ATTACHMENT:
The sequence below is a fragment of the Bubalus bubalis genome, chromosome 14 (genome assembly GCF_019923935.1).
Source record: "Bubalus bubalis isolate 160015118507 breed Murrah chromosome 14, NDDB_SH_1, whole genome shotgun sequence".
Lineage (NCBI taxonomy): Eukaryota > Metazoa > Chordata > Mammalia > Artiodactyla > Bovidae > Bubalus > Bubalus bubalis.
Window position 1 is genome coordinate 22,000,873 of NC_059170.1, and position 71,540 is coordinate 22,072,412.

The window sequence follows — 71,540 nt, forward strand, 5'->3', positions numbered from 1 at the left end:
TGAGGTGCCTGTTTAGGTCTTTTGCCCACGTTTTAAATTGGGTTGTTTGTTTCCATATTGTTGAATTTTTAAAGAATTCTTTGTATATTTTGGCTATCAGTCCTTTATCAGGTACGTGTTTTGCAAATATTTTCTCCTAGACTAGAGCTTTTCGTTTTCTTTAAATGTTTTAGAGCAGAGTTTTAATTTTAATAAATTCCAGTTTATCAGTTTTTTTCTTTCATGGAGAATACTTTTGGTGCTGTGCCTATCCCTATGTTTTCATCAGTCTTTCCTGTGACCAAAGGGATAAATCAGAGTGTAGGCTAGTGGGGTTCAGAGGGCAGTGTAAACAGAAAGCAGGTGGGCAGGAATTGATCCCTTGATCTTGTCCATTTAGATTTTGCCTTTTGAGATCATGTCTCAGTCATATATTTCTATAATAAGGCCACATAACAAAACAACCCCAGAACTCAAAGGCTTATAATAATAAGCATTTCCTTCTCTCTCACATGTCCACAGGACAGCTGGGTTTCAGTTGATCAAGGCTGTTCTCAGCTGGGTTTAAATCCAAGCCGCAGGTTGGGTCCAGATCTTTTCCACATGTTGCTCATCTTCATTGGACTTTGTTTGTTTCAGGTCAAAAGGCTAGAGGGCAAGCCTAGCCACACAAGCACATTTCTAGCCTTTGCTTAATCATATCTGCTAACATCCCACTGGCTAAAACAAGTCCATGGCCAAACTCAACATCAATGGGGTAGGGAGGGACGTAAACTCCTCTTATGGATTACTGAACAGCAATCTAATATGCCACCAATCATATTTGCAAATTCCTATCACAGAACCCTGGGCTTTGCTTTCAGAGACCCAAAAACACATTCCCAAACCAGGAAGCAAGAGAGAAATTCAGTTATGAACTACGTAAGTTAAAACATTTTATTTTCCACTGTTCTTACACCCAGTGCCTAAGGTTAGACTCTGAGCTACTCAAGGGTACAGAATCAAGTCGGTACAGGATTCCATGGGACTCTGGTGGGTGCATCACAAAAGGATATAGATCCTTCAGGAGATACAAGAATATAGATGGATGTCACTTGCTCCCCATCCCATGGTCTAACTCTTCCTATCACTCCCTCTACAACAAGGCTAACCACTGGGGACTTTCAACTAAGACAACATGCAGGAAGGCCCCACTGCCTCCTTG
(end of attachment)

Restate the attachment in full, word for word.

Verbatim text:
The sequence below is a fragment of the Bubalus bubalis genome, chromosome 14 (genome assembly GCF_019923935.1).
Source record: "Bubalus bubalis isolate 160015118507 breed Murrah chromosome 14, NDDB_SH_1, whole genome shotgun sequence".
Lineage (NCBI taxonomy): Eukaryota > Metazoa > Chordata > Mammalia > Artiodactyla > Bovidae > Bubalus > Bubalus bubalis.
Window position 1 is genome coordinate 22,000,873 of NC_059170.1, and position 71,540 is coordinate 22,072,412.

The window sequence follows — 71,540 nt, forward strand, 5'->3', positions numbered from 1 at the left end:
TGAGGTGCCTGTTTAGGTCTTTTGCCCACGTTTTAAATTGGGTTGTTTGTTTCCATATTGTTGAATTTTTAAAGAATTCTTTGTATATTTTGGCTATCAGTCCTTTATCAGGTACGTGTTTTGCAAATATTTTCTCCTAGACTAGAGCTTTTCGTTTTCTTTAAATGTTTTAGAGCAGAGTTTTAATTTTAATAAATTCCAGTTTATCAGTTTTTTTCTTTCATGGAGAATACTTTTGGTGCTGTGCCTATCCCTATGTTTTCATCAGTCTTTCCTGTGACCAAAGGGATAAATCAGAGTGTAGGCTAGTGGGGTTCAGAGGGCAGTGTAAACAGAAAGCAGGTGGGCAGGAATTGATCCCTTGATCTTGTCCATTTAGATTTTGCCTTTTGAGATCATGTCTCAGTCATATATTTCTATAATAAGGCCACATAACAAAACAACCCCAGAACTCAAAGGCTTATAATAATAAGCATTTCCTTCTCTCTCACATGTCCACAGGACAGCTGGGTTTCAGTTGATCAAGGCTGTTCTCAGCTGGGTTTAAATCCAAGCCGCAGGTTGGGTCCAGATCTTTTCCACATGTTGCTCATCTTCATTGGACTTTGTTTGTTTCAGGTCAAAAGGCTAGAGGGCAAGCCTAGCCACACAAGCACATTTCTAGCCTTTGCTTAATCATATCTGCTAACATCCCACTGGCTAAAACAAGTCCATGGCCAAACTCAACATCAATGGGGTAGGGAGGGACGTAAACTCCTCTTATGGATTACTGAACAGCAATCTAATATGCCACCAATCATATTTGCAAATTCCTATCACAGAACCCTGGGCTTTGCTTTCAGAGACCCAAAAACACATTCCCAAACCAGGAAGCAAGAGAGAAATTCAGTTATGAACTACGTAAGTTAAAACATTTTATTTTCCACTGTTCTTACACCCAGTGCCTAAGGTTAGACTCTGAGCTACTCAAGGGTACAGAATCAAGTCGGTACAGGATTCCATGGGACTCTGGTGGGTGCATCACAAAAGGATATAGATCCTTCAGGAGATACAAGAATATAGATGGATGTCACTTGCTCCCCATCCCATGGTCTAACTCTTCCTATCACTCCCTCTACAACAAGGCTAACCACTGGGGACTTTCAACTAAGACAACATGCAGGAAGGCCCCACTGCCTCCTTG